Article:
Error coins with missing clad layers are rare & valuable! Wondering how to tell if a coin is missing a clad layer? I’m going to show you! You’ll also learn how coins can lose their outer clad layers, where to find missing clad layer coins, and how much they’re worth.
Coin Collecting 101
If you're a coin collector, numismatist, or somebody who has worked a bit with coins, then you may have heard the acronym PMD. What is PMD? It stands for Post Mint Damage, and refers to any damage a coin has suffered after leaving the mint. Common examples of damaged coins (those with
Looking for a place to post your coins for sale online? If you want to sell coins online, you’re in luck -- because now more than ever, there are many excellent ways to list your coins online. With a few good close-up photographs of your coins and a couple clicks, you’ll be advertising your
The world of coins is full of collectors and students. Some people primarily collect coins. Others focus on studying them. Still others do a bit of both. So what's the difference between being a coin collector and numismatist? While the terms are often used interchangeably, there are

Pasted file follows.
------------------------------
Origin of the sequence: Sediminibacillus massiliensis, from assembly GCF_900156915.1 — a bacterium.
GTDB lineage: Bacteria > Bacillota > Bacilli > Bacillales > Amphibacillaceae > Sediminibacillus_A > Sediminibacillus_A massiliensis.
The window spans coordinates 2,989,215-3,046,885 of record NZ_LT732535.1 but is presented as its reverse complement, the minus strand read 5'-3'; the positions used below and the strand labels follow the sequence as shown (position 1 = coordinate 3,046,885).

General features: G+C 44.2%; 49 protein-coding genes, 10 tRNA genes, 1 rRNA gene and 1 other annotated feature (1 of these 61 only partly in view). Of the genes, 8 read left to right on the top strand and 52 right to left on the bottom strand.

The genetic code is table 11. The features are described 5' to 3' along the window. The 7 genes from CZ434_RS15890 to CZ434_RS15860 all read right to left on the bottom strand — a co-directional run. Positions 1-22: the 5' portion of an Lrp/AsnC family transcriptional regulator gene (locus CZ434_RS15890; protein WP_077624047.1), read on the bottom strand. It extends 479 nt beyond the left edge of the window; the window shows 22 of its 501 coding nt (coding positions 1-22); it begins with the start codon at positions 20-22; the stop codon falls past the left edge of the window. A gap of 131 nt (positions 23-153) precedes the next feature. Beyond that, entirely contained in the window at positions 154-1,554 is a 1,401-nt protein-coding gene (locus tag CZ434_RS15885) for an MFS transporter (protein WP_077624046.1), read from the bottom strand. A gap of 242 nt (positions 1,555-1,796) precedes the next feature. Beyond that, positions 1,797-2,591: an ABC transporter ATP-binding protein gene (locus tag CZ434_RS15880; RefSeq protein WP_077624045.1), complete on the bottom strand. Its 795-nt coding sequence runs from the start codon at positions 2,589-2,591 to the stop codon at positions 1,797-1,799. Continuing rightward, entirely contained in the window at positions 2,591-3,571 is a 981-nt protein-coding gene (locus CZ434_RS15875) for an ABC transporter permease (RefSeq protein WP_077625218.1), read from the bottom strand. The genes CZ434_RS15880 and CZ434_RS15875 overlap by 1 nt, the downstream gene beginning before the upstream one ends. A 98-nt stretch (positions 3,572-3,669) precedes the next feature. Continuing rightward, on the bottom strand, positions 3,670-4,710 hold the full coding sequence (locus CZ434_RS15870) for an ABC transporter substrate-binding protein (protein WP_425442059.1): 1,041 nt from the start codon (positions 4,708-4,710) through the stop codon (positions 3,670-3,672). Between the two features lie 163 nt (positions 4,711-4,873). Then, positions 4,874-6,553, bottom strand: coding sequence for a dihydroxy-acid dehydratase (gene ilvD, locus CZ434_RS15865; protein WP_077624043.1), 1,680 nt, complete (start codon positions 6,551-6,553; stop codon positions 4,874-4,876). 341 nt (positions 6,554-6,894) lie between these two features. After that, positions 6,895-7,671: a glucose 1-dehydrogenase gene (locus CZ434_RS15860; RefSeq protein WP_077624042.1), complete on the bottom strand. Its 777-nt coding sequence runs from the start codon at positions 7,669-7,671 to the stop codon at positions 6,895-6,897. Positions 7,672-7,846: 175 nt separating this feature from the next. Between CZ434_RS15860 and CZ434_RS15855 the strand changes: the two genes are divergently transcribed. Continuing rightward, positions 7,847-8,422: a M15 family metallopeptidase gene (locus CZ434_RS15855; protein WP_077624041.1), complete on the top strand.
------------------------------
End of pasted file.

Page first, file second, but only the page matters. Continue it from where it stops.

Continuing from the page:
Rare U.S. Coins
The 1959-D wheat penny is one of the most controversial mule coins ever. It’s worth $50,000! Here’s everything you want to know about mule error coins, including the 1959-D penny error!
Curious about 1788 / 2000 Virginia state quarter values? Which ones are worth keeping? How can you spot a 2000 Virginia quarter error? How much is a Virginia 1788 quarter worth? Here’s everything you want to know about Virginia state quarters!
Broadstrike error coins are wider & flatter than normal coins. Find out how broad strike coins are made, how much they’re worth, and where to find broad struck coins! Depending on the denomination and the coin’s condition, your broadstrike error coin can be worth anywhere from $5 to $1,000… on up!
Coin Myths, Trivia & Facts
The US Mint did not produce any coins with a mintmark from 1965-1967. Silver was also removed from coins during this time, and proof sets and mint sets were not produced either. It wasn’t until 1968 that mintmarks, proof sets, and mint sets returned to normal. See why 1965 coins, 1966 coins, and 1967 coins are different, and what’s so unique about 1968 coins.
Have a two-headed coin? Want to know what it’s worth? Find out here! See examples of two-headed coins and two-tailed coins made by the U.S. Mint. Plus, other novelty coins like the the Lincoln-Kennedy penny and other 2-headed coins that are not US Mint coins.